Breast cancer and its treatments can cause changes to your body and the way you look.
For example, after surgery you’ll be left with a scar or scars. You may have lost your hair if you had chemotherapy. Many people also put on weight during or after treatment.
Even though many of the effects of treatment can be temporary, they can still be very upsetting and have an important effect on how you see your body, not least because they can be an outward sign of having cancer.
Changes to your body after surgery
Most women have surgery as part of their treatment. The first time you look at your body after the operation can be difficult. After surgery your breast/chest area is likely to be bruised and swollen, but this will improve over time.
For some women, surgery doesn’t affect how they feel about themselves, but many others find the changes more difficult to accept. Your confidence and self-esteem may be affected and you may feel unfeminine or unattractive.
Some women feel lop-sided or incomplete. You may feel very self-conscious, for example if you’re in a communal changing room, particularly at first.
Tips for getting used to changes
Research has shown that the sooner you confront the physical changes to your body, the easier you may find it to gain confidence in the way you look. However, some people won’t have had the chance or courage to do this early on.
If you have a partner, letting them see the surgical scars and changes to your body sooner may also make being intimate easier in the long term.
The first few times you look at yourself might make you feel unhappy and shocked, and you may want to avoid looking at yourself again. However, the initial intense feelings you may have will lessen over time as you get more used to how you look now.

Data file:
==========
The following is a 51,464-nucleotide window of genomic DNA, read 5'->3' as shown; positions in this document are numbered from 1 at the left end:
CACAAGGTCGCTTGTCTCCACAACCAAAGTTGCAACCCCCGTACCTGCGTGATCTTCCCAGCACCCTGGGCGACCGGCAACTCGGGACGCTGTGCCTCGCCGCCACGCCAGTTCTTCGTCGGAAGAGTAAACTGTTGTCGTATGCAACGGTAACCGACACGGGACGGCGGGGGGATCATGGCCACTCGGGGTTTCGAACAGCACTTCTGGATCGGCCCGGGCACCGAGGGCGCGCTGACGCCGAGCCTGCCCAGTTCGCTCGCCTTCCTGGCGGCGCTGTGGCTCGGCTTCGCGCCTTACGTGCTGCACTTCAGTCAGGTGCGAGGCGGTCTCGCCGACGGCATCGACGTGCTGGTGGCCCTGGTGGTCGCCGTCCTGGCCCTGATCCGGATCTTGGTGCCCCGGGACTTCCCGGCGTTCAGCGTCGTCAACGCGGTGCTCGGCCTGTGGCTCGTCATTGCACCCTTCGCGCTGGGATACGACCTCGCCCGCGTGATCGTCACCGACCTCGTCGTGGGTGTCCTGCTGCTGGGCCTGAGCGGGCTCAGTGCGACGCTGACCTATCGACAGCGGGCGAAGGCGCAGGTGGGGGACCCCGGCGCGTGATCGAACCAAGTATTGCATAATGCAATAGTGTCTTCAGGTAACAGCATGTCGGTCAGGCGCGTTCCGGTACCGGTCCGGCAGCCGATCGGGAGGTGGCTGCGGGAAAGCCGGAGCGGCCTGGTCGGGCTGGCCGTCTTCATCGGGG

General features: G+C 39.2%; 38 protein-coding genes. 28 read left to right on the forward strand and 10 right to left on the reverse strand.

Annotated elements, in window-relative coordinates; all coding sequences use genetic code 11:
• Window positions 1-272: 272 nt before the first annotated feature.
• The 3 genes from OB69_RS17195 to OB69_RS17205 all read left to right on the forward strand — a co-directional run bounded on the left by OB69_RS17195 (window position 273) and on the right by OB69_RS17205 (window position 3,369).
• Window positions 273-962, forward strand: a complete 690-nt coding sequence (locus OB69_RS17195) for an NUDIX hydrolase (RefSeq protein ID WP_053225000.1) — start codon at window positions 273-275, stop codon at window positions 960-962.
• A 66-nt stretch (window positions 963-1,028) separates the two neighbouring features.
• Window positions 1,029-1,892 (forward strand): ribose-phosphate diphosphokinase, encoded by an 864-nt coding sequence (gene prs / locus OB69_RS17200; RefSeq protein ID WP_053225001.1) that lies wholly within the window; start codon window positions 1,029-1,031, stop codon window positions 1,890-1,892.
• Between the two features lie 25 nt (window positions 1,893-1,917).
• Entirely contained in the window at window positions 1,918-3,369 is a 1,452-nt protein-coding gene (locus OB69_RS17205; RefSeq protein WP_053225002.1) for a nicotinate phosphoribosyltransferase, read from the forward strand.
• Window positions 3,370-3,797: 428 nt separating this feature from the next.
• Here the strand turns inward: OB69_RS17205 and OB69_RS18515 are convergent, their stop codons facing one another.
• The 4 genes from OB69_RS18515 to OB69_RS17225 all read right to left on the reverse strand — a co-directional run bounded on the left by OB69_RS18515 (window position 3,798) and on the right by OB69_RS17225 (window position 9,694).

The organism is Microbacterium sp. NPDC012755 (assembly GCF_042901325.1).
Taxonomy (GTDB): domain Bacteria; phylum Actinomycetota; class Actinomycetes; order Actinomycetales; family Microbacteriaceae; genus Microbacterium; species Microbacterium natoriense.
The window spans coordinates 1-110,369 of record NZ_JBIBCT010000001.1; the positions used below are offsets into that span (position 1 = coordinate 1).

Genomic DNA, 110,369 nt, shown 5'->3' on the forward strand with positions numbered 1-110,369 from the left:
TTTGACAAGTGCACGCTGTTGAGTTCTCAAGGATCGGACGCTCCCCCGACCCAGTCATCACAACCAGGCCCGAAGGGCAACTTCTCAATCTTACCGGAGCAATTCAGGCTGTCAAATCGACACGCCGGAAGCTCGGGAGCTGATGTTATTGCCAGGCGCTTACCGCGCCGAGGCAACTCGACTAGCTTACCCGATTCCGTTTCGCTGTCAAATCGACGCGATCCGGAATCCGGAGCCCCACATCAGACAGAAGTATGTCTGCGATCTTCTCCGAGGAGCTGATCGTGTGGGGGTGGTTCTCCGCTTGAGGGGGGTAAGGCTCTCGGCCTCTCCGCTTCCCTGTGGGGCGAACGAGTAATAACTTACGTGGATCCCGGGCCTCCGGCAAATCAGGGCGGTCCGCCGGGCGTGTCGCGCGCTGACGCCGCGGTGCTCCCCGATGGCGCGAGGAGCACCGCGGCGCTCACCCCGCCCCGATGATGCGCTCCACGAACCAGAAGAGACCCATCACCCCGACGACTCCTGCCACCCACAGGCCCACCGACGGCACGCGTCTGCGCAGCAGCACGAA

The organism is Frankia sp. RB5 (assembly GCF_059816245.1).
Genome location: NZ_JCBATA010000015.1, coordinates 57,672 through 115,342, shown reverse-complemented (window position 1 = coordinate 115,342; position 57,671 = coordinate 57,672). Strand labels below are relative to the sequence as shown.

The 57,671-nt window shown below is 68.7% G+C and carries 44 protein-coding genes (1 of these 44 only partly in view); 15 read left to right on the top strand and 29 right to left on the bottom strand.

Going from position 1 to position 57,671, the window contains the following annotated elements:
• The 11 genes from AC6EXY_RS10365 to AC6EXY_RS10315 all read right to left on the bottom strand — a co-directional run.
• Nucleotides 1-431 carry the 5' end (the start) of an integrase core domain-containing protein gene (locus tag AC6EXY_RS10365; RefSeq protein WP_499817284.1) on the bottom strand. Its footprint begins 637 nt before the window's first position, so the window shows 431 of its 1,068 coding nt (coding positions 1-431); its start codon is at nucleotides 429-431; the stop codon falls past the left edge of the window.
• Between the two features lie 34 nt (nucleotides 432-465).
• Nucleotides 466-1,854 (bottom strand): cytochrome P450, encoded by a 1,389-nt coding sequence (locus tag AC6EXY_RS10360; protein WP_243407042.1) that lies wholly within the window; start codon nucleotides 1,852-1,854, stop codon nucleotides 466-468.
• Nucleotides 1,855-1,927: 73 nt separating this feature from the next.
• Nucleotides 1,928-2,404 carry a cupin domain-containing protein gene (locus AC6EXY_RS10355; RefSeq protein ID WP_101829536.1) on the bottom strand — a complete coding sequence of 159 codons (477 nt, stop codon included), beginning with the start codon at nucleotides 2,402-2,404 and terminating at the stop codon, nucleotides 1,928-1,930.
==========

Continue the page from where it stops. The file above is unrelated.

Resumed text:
Here are some tips to help you get used to looking at your body*:
- First, it may help to look at yourself in a full-length mirror fully clothed and pick out three things you really like about yourself.
- After that, the above in lingerie or underwear.
- When you feel ready you can move on to looking at your naked body in a full-length mirror. Describe what you see and what you like or what makes you feel awkward or uncomfortable.
- Look at and touch your scars or breast reconstruction so that you get used to how this now feels.
- The more often you look at and feel your body, the less different it will seem.
*Adapted from Intimacy & sexuality for cancer patients and their partners.
Some women will continue to feel uncomfortable about looking at their body. If you’ve tried the techniques above and still find looking at your body difficult or upsetting, you may find it helpful to speak to a counsellor. Your GP or breast care nurse should be able to arrange this for you.
Reconstruction and prostheses
Many women want to try to restore their natural appearance after breast cancer surgery.
Some women feel that breast reconstruction enhances their quality of life and helps them to feel more confident overall after a mastectomy.